Garden Report: May 12
The last time they came, the gardeners worked on the Fern Walk (which I should rename or at least think of some other way since it is not working out the way I originally planned, but that is another story).
This is what they had to start with:
What you can't really see is a massive Bermuda grass infestation right by where I'm standing -- so massive that I'm thinking of just bringing in the Roundup and nuking the whole area, especially since it literally choked the plants I had there to death. At the same time I can nuke the Bermuda under the deck. I am warming to this idea.
They did more work in the few hours they were here than I can get done in a week of 20-minute work sessions here and there. Amazing.
Now to spend some time figuring out what I want to do in there and how the space should be arranged. The massive stand of sword ferns in the middle has gotten quite dense, and I bet that could be spread out a bit. Maybe some kind of pathway with ferns and such on either side.
I did get to find out from our gardeners that the owners of the green house next door, who are putting the house on the market this summer, are "probably" going to put up a fence down the alley before doing so -- some people from the agent came out and mentioned this to the gardeners. I'm disappointed because a) seems like a stupid idea just for maintaining that side of their house, given that their house is very close to the property line, and also because b) it seems like a lot of the work I've done on the swath between the houses will get dug up.
Of course, they may not do so because where they'd have to put the fence is where their sewer line runs. They do have to completely replace the sewer lateral before the sale (it's a weird condition for the transfer of property in Alameda), but they don't have anywhere else to put it. And I sure don't want a fence there, so I'm not going to let it be on our side of the alley at all.
And it could just be the random drama that gets stirred up by real estate agents who don't understand how it's really only good fences that make good neighbors, and wars have been fought over lesser stupidity.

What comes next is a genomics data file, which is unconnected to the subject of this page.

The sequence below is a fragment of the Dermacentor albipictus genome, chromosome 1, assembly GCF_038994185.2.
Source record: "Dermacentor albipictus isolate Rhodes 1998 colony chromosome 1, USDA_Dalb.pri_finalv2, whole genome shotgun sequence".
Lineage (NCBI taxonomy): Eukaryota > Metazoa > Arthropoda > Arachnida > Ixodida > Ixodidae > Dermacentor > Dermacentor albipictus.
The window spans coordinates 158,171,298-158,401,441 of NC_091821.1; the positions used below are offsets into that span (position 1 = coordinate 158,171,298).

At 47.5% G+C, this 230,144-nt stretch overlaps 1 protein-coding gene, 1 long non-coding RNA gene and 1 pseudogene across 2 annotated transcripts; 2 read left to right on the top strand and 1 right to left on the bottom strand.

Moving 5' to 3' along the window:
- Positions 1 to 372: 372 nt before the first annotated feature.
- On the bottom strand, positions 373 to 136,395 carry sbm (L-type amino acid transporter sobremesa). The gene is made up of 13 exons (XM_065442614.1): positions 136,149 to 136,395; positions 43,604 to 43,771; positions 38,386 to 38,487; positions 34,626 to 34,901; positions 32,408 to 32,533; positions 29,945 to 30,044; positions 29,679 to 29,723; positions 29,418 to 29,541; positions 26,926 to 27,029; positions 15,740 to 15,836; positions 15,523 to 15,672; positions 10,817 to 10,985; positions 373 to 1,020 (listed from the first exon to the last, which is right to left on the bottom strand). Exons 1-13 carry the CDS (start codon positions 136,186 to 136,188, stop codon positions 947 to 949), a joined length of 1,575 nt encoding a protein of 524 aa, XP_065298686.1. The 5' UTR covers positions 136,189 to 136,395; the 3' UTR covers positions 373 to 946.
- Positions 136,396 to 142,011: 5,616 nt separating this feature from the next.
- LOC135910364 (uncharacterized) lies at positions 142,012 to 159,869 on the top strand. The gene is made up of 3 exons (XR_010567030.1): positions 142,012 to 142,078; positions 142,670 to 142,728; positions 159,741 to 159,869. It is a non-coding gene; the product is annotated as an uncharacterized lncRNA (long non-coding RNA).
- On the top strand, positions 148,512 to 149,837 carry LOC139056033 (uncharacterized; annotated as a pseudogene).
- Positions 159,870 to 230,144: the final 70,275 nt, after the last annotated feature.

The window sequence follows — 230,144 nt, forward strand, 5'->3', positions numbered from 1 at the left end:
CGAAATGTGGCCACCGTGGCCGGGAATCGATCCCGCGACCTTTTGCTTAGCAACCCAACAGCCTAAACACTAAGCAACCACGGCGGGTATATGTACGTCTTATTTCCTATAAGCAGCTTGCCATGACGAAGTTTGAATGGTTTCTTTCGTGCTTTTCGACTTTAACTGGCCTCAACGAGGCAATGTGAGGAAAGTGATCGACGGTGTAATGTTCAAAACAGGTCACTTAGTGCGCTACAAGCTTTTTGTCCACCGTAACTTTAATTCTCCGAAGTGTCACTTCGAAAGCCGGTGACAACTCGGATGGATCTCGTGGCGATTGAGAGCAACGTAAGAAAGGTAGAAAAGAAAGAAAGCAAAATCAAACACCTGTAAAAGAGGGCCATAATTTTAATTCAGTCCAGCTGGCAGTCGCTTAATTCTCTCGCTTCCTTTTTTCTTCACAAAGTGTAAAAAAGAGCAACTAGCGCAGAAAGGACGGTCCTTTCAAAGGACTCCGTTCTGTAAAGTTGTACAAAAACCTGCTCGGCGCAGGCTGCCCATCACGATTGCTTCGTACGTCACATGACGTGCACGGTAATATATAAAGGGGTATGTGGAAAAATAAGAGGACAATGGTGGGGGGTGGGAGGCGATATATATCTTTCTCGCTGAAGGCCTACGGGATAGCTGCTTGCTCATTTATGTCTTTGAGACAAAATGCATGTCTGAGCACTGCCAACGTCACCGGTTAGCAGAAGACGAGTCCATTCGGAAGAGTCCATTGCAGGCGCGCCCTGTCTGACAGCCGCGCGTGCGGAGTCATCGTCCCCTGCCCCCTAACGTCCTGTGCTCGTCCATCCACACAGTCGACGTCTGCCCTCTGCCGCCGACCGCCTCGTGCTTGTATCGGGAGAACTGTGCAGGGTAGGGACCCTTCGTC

So anyway. This pink oxalis is in bloom all over the garden. It's interesting how much nicer it seems than the usual weedy yellow oxalis. I don't even do anything to encourage it, really, except for not pulling it out.
We're on the last of the roses now. This year had a ridiculously early spring bloom, and even roses that would ordinarily be holding on are almost over. I can get another flush from them by cutting off the deadheads now, which I should in theory have time to do this week.
Just as a sign of how early the roses were, we're on the last of the poppies only just now, and some plants are still producing new flowers. Usually I enjoy the poppies until the roses get going, and the roses tide me over the end of the poppies.
I particularly like this one, which is from the small and weak stand of poppies in the orchard. I have some ideas for making them do better here next year, including adding compost and making sure the irrigation actually works. Meanwhile, look at that pink.
Out front my stand of Asclepias speciosa (Showy Milkweed) is doing well this year, finally not being pulled out or disrupted in mass. These are what the buds look like: I have a lot of those.
When opened, the bloom is weird and wonderful, and the native bees seem to go wild for them. So far only one plant has any open blooms, but we should get there pretty soon. I'd really like them to do their job and serve as a butterfly breeding ground, but so far that hasn't happened.
Another weird and wonderful plant, I actually forgot where I planted this one. It's along the inside of the rose hedge, where the Asclepias speciosa mostly block it from view unless you happen to be crawling around in there trying to get a good photo of a bloom. They are Brodeia "Pink Diamonds" and they are quite pretty, more so than I expected. I might have to reconsider the location, though.
The real workhorses of my garden, at least as far as attracting hummingbirds and butterflies, are the salvias. This is Salvia candelabrum, which has these tall airy spires covered in bluish purple blooms all over it. This one is not as popular with the hummingbirds as the Salvia clevelandii, but they will hit it up in a pinch.
And finally, does anybody know how the heck to find an oriental lily bulb that has gotten really far down in the ground without digging an enormous hole? I really have to move these two bulbs that keep coming up in the orchard, but I can never find them when I dig down. I find other oriental lily bulbs, but never the one that makes this massive stalk.
I guess this summer I need to bite the bullet and follow the stalk all the way down before it has died back. Ugh.
posted by ayse on 05/12/13Note: We're getting pummeled with spam comments, so I've turned off the ability to use any HTML or include any links for the time being. Email with any issues.